Utica, NY The Community Preservation Corp. (CPC) joined state comptroller Thomas DiNapoli, senior advisor to governor Cuomo for Upstate Economic Development John Maggiore, mayor Robert Palmieri, the development partners of Doyle Hardware Building LLC, Empire State Development Corp. (EDC), and other stakeholders for a ribbon cutting to celebrate the opening of the former Doyle Hardware building at 330 Main St. The $15 million adaptive reuse project has transformed the vacant four-story building, resulting in 56 new market rate apartment units and more than 17,700 s/f of commercial space on the ground floor.
The building is a historic site sitting on 1.11 acres across the street from the city’s historic and still operating Union Station. The property, now called The Doyle has been converted into one micro-unit, 15 studio apartments, 26 one-bedroom apartments, two one-bedroom apartments with loft and 12 two-bedroom/two-bathroom apartments.
“Today marks yet another step forward in the ongoing transformation of Downtown Utica into a true neighborhood. The addition of these 56 loft apartments and the ground-floor commercial space will add a vitality to the Bagg’s Sq. neighborhood that had previously been lacking. In addition, this project has been a catalyst for other projects in the immediate vicinity that are either already underway or in the planning stages – all contributing to making Utica the best little city. Thank you to state comptroller DiNapoli, the CPC, Empire State Development and all of the various project partners for your investment in this project and in the city of Utica,” said mayor Palmieri.
“We are pleased to partner with the Community Preservation Corporation to invest in housing at the former Doyle Hardware Building,” said DiNapoli. “As trustee of the state pension fund, I welcome this opportunity for a sound investment for our retirement fund that has also helped rehabilitate this building.”
“Projects like The Doyle, that put our historic buildings back into use as resources of housing and economic opportunity are critical to the future of cities like Utica,” said Thomas McGrath, senior vice president, director of Upstate Revitalization at the CPC. “My thanks to comptroller DiNapoli and our partners at the State’s Common Retirement Fund, mayor Palmieri, Empire State Development, JPMorgan Chase and National Grid.”
As a non-profit housing finance company with a long history of serving communities throughout New York State, CPC understands the importance of investing in projects that help breathe new life into neighborhoods and which connect them with their historic past. Former industrial buildings like mills, factories, and warehouses, which were once hubs of activity throughout New York can be put back into use as new housing and retail space – again serving as anchors of activity and economic opportunity for neighborhoods large and small.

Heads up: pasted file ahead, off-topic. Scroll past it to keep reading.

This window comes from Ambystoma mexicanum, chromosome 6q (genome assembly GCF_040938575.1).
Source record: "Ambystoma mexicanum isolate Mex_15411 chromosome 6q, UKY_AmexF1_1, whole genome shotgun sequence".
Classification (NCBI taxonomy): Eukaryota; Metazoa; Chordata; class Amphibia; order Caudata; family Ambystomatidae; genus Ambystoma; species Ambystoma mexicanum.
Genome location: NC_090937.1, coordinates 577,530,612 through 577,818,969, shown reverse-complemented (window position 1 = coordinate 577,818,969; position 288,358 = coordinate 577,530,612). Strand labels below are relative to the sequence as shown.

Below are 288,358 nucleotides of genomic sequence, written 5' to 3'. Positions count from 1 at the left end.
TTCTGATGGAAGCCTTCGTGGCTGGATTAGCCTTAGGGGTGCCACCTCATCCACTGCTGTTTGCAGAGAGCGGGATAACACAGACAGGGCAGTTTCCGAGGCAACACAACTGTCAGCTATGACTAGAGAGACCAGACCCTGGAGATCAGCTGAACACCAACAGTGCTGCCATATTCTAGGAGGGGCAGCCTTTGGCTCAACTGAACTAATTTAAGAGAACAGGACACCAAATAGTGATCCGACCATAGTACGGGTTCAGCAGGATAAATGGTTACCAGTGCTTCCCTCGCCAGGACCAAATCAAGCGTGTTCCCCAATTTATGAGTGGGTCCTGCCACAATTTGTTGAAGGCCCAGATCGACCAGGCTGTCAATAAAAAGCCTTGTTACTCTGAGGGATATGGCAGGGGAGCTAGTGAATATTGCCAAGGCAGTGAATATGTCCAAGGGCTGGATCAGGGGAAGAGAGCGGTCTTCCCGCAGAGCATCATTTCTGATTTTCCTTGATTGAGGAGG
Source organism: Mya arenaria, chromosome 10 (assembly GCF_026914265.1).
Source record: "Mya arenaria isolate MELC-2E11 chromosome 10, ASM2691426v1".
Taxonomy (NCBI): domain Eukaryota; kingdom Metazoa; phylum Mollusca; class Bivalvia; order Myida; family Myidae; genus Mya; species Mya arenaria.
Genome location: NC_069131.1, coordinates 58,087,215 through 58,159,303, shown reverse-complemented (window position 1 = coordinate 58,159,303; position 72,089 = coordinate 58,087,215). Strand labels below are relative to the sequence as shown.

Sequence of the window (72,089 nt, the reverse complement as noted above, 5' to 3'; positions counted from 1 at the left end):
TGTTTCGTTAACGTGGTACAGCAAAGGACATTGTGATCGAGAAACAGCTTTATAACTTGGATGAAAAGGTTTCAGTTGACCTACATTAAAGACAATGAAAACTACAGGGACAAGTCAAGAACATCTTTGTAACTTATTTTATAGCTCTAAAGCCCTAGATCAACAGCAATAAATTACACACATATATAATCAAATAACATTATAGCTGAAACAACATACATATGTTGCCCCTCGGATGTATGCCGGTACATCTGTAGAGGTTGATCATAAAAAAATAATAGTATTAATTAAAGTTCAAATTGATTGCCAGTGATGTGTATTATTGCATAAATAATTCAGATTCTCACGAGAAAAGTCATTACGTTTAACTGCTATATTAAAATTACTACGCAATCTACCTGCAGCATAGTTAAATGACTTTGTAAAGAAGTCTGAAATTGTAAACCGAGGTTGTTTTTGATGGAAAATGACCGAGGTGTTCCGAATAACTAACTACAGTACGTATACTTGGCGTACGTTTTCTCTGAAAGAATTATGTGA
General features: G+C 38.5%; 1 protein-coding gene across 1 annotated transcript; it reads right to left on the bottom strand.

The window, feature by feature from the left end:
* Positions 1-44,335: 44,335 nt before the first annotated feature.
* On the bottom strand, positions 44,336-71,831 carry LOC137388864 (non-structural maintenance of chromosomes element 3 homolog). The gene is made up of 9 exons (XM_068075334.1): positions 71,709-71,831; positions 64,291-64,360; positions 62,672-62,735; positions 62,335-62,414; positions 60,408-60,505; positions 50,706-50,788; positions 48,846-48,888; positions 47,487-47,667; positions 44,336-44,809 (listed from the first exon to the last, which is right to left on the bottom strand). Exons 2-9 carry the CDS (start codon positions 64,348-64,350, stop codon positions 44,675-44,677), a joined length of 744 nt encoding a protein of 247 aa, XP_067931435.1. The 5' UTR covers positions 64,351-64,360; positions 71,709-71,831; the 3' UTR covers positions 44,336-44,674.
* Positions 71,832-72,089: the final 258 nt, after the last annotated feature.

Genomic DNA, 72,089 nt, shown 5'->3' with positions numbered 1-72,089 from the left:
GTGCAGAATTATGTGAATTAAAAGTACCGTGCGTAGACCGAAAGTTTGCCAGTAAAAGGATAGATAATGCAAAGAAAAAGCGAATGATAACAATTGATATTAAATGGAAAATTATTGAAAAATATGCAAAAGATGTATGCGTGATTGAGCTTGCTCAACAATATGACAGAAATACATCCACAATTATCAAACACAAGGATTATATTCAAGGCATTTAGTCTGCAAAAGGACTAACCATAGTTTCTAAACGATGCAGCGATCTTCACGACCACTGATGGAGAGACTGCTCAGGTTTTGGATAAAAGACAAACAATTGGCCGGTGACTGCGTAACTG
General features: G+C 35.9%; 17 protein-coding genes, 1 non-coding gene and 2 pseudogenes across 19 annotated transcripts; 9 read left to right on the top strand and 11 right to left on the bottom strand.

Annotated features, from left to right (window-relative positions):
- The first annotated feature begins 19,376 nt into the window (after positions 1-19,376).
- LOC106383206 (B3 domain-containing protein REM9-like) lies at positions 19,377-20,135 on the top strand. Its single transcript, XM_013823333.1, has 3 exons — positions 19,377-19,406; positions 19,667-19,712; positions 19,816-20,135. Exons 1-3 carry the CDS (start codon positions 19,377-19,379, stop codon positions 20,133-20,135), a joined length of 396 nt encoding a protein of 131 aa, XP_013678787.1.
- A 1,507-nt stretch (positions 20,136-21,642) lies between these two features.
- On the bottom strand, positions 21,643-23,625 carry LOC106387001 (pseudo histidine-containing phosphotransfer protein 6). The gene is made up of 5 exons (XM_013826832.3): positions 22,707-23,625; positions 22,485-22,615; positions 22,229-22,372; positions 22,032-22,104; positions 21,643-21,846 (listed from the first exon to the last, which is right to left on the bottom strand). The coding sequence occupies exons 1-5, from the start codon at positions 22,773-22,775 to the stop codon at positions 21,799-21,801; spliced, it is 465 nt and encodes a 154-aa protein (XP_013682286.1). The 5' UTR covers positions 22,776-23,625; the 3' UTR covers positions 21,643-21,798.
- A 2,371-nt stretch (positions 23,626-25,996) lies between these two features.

ESD president, CEO and commissioner Howard Zemsky said, “The Doyle Hardware Building’s transformation will continue the growth of downtown Utica and complements the strategic state investments that are revitalizing cities, attracting new talent and growing economies around New York State.”
“We’re proud to support the revitalization of The Doyle, helping to preserve a historic building while bringing housing and retail opportunities to the Utica community,” said Tim Karp, executive director, Community Development Banking, Chase.
CPC, along with lending partner Five Star Bank, provided a $12 million construction loan. CPC also provided a SONYMA-insured $9.3 million permanent loan financed through their partnership with the New York State Common Retirement Fund. The project was also awarded a $1 million Capital Grant through Round 6 of governor Cuomo’s Regional Economic Council, and a $250,000 grant from National Grid Main St. Revitalization. Chase is providing $3.9 million in tax credit equity. The property will utilize federal and State historic rehabilitation tax credits, and will benefit from a PILOT agreement with the City of Utica Industrial Development Agency.
Situated on more than one acre, the building was designed by local architect Frederick Gouge and constructed in three sections between 1881 and 1901. Originally built as a clothing factory, in 1934 it became a factory for the manufacture of spark plugs, in 1947 became home to Utica Distributing Company, and later Doyle Hardware. The building was added to the National Register of Historic Places in 1993.
In 2007, the building was purchased by a developer who planned to convert it into a restaurant, commercial office space and loft apartments. A restaurant and bar opened in 2010 but later closed in 2012 with no other development of the building having occurred. The building went into foreclosure and the developer declared bankruptcy in 2013. It was listed for sale in 2015, and purchased by the Doyle Hardware Building LLC team in 2016 who had a vision to redevelop and revitalize the property.
The apartments at The Doyle have been fitted with hard-wood kitchen cabinetry, granite or similar hard surface countertops, contemporary stainless steel appliances, ceramic tile bathrooms, polished concrete floors, and original hardwood flooring. Each apartment has its own heating and central air conditioning package and in-unit washers and dryers. Amenities include a central elevator, onsite amenities include parking for residential and commercial tenants, tenant storage as well as a fitness center and theatre room.